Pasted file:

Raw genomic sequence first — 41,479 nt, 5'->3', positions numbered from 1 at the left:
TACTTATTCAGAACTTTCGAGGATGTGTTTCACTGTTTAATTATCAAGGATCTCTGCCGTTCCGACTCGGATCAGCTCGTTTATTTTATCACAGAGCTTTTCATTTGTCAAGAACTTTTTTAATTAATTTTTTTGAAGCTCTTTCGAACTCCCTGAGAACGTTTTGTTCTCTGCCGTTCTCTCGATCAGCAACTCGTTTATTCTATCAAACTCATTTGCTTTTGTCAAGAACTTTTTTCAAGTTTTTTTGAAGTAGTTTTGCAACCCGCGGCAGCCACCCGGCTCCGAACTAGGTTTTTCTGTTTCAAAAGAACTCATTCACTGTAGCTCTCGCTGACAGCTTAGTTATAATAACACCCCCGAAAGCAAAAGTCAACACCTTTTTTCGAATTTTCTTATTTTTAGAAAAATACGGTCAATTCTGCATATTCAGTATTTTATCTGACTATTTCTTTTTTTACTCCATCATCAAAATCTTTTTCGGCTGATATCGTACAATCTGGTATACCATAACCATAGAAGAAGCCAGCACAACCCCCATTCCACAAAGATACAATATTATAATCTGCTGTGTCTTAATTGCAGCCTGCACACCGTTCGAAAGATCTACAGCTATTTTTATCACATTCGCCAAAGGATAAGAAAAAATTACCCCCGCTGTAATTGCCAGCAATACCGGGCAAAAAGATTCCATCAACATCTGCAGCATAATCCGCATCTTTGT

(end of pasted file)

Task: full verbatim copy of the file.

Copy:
Raw genomic sequence first — 41,479 nt, 5'->3', positions numbered from 1 at the left:
TACTTATTCAGAACTTTCGAGGATGTGTTTCACTGTTTAATTATCAAGGATCTCTGCCGTTCCGACTCGGATCAGCTCGTTTATTTTATCACAGAGCTTTTCATTTGTCAAGAACTTTTTTAATTAATTTTTTTGAAGCTCTTTCGAACTCCCTGAGAACGTTTTGTTCTCTGCCGTTCTCTCGATCAGCAACTCGTTTATTCTATCAAACTCATTTGCTTTTGTCAAGAACTTTTTTCAAGTTTTTTTGAAGTAGTTTTGCAACCCGCGGCAGCCACCCGGCTCCGAACTAGGTTTTTCTGTTTCAAAAGAACTCATTCACTGTAGCTCTCGCTGACAGCTTAGTTATAATAACACCCCCGAAAGCAAAAGTCAACACCTTTTTTCGAATTTTCTTATTTTTAGAAAAATACGGTCAATTCTGCATATTCAGTATTTTATCTGACTATTTCTTTTTTTACTCCATCATCAAAATCTTTTTCGGCTGATATCGTACAATCTGGTATACCATAACCATAGAAGAAGCCAGCACAACCCCCATTCCACAAAGATACAATATTATAATCTGCTGTGTCTTAATTGCAGCCTGCACACCGTTCGAAAGATCTACAGCTATTTTTATCACATTCGCCAAAGGATAAGAAAAAATTACCCCCGCTGTAATTGCCAGCAATACCGGGCAAAAAGATTCCATCAACATCTGCAGCATAATCCGCATCTTTGT